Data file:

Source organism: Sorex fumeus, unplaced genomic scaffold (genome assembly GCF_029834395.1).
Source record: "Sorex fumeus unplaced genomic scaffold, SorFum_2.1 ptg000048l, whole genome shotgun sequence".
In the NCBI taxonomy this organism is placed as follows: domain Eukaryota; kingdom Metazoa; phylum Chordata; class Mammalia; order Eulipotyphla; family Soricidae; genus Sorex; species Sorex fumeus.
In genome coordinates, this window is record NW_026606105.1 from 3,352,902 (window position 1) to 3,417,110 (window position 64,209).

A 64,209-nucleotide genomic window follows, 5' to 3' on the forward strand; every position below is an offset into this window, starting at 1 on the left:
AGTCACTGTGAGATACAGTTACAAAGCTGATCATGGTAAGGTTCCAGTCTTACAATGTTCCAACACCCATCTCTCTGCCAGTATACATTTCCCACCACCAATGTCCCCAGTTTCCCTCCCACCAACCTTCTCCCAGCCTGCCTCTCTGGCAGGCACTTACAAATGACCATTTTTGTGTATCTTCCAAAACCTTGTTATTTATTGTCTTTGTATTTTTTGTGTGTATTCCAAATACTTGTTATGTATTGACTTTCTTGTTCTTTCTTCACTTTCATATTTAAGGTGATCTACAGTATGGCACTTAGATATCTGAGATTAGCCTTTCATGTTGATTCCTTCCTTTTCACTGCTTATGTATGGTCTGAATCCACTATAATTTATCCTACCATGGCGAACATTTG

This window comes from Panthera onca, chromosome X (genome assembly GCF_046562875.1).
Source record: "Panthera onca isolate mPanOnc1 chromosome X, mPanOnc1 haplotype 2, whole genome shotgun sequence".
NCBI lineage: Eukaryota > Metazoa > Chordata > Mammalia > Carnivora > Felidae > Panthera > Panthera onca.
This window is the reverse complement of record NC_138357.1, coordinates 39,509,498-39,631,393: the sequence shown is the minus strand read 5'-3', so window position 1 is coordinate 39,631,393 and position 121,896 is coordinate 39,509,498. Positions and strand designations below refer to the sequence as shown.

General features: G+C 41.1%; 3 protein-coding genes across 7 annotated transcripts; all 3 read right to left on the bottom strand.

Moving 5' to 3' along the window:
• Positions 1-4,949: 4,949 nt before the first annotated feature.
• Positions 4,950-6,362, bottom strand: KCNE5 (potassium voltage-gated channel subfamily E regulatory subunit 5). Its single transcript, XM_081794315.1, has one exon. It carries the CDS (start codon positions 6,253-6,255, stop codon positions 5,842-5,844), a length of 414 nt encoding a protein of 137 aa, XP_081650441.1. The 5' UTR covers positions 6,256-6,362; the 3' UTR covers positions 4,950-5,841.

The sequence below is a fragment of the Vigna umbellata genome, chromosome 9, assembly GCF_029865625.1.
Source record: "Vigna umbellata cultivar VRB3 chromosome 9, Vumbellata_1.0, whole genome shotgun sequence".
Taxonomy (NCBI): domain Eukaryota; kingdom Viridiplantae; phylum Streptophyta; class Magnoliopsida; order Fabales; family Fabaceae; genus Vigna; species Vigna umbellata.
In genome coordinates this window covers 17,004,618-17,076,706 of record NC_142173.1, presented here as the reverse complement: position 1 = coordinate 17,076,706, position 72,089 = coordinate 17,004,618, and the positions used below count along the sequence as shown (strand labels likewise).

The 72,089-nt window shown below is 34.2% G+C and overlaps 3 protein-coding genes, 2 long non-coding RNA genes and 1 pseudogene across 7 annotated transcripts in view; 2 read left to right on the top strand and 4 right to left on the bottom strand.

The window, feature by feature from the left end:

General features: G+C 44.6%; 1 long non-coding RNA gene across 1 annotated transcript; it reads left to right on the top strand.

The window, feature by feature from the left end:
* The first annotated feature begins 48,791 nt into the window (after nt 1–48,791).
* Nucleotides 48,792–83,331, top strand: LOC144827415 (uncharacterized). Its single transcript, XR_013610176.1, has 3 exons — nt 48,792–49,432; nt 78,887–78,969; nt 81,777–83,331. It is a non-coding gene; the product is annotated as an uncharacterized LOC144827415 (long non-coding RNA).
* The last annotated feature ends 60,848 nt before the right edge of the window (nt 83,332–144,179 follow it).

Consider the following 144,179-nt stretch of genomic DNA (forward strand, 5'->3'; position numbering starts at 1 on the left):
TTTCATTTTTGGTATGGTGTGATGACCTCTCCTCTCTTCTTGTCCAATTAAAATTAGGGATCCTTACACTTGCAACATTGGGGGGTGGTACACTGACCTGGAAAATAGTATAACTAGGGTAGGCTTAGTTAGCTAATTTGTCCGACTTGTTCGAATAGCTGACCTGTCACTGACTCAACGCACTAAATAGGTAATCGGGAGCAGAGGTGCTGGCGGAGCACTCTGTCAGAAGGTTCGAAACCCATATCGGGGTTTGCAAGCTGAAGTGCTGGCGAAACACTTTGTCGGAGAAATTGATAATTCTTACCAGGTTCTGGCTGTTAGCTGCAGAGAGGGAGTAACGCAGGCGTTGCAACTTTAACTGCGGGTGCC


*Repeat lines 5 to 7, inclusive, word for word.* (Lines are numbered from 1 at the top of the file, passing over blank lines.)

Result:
A 64,209-nucleotide genomic window follows, 5' to 3' on the forward strand; every position below is an offset into this window, starting at 1 on the left:
AGTCACTGTGAGATACAGTTACAAAGCTGATCATGGTAAGGTTCCAGTCTTACAATGTTCCAACACCCATCTCTCTGCCAGTATACATTTCCCACCACCAATGTCCCCAGTTTCCCTCCCACCAACCTTCTCCCAGCCTGCCTCTCTGGCAGGCACTTACAAATGACCATTTTTGTGTATCTTCCAAAACCTTGTTATTTATTGTCTTTGTATTTTTTGTGTGTATTCCAAATACTTGTTATGTATTGACTTTCTTGTTCTTTCTTCACTTTCATATTTAAGGTGATCTACAGTATGGCACTTAGATATCTGAGATTAGCCTTTCATGTTGATTCCTTCCTTTTCACTGCTTATGTATGGTCTGAATCCACTATAATTTATCCTACCATGGCGAACATTTG

This window comes from Panthera onca, chromosome X (genome assembly GCF_046562875.1).